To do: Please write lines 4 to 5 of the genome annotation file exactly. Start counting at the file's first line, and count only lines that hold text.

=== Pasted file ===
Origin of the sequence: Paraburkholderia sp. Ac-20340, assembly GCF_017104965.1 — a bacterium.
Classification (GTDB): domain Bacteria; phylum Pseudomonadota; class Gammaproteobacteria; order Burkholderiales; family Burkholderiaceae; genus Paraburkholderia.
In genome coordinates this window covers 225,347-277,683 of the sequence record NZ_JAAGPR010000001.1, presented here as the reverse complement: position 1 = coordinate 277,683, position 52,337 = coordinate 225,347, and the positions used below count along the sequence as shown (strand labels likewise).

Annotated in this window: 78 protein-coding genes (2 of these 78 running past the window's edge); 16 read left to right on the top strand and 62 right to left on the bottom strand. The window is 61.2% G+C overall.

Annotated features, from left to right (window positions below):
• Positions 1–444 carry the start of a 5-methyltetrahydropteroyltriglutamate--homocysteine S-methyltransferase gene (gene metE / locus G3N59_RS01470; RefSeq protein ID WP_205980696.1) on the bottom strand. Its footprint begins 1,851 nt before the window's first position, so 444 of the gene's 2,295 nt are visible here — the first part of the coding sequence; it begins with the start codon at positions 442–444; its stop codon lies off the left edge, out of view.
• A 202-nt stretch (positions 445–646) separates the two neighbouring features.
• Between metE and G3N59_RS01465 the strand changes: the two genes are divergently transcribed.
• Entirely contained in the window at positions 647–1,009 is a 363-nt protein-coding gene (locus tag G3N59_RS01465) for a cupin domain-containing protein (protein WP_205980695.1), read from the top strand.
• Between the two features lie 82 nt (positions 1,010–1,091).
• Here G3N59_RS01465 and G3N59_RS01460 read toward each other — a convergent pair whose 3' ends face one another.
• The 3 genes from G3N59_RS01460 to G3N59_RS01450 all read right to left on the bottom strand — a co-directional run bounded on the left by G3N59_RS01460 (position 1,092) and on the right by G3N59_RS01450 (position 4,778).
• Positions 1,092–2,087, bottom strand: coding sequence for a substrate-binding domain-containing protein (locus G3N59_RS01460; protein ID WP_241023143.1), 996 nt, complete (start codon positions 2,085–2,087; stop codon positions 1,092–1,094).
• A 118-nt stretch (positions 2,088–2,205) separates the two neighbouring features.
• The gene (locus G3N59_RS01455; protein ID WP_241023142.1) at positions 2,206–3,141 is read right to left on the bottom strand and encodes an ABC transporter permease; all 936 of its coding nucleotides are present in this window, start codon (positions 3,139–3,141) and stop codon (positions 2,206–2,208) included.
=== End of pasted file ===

Annotated in this window: 78 protein-coding genes (2 of these 78 running past the window's edge); 16 read left to right on the top strand and 62 right to left on the bottom strand. The window is 61.2% G+C overall.

Annotated features, from left to right (window positions below):